The Teardrop Explodes being A.one of the best band names ever, B. the outfit that gave the world the one and only Julian Cope who, by all accounts, has equal parts madness and genius erupting from his psychedelic soul, which put him rather out of synch with much of what was going down in the early 80s. But being a properly mad genius he didn’t care. And thus, we get the eerie and timeless strangeness of 1981’s Ouch Monkeys! (a title we’re still trying to figure out).
“I would’ve been eleven or twelve the first time I heard Steppenwolf’s Monster album. My friend Peter’s old brother had joined one of those record clubs that gave you ten albums for a dollar, but I guess he didn’t like this one, so he passed it down. The title track was an epic sort of suite that, in retrospect, went on longer than it needed to. But the story it had to tell of an America that was eating its children was rather essential to my still growing ears (and brain). Helped me to make sense of the Vietnam War (still ongoing) and all the riots and protests on TV, including what had just gone down in Kent State. Soundtrack for a monster movie – no question.” (Philip Random)
Dexys Midnight Runners are generally thought of as a band that had one big deal single (featuring a lot of fiddle) in 1982, then pretty much faded away. But that wasn’t even from their best album. 1980’s Searching for the Young Soul Rebels takes that honour, with Tell Me When My Light Turns Green a big, brassy, soul-drenched rave-up that manages to sound like nothing else that was going on at the time, and yet still be pretty darned cool in a hot, sweaty, party-all-night-and-then-some sort of way (the dexys part of the bands name referring to Dexedrine, one of the go-to club drugs of the time).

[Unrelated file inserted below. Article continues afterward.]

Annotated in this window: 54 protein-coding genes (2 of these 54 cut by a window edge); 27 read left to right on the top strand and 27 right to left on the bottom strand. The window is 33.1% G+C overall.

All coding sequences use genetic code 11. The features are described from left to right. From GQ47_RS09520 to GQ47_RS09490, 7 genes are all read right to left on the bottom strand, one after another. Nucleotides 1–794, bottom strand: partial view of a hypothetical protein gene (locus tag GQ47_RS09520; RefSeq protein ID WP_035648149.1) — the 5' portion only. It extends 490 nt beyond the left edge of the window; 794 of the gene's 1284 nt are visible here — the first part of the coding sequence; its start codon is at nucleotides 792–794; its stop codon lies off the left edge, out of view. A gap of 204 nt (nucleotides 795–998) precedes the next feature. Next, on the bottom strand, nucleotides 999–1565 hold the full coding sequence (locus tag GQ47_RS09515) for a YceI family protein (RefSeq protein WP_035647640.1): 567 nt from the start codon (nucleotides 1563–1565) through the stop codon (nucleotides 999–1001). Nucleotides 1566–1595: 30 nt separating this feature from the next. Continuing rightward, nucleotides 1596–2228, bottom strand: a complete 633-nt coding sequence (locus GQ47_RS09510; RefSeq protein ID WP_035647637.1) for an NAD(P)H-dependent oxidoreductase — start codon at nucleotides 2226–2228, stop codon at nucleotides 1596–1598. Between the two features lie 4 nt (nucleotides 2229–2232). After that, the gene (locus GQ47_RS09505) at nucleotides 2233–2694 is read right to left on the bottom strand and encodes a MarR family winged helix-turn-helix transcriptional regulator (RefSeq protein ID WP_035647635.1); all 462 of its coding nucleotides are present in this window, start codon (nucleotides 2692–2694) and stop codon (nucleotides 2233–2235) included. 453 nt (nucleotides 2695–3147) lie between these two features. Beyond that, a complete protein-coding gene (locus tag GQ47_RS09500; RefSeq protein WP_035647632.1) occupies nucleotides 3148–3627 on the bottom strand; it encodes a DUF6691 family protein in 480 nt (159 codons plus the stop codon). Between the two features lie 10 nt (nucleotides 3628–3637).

The Boo Radleys are one of those bands whose relative lack of fame remains a profound mystery. Maybe they weren’t pretty enough, or maybe folks just get weirded out by music that takes them to that strange and giddy realm where unbounded joy crashes into the reality of gravity, and profound dimensions of what can only be called beauty get unleashed – Barney (and Me) being a prime example of all that. Found on 1993’s Giant Steps, which remains (arguably) the greatest album you probably haven’t heard.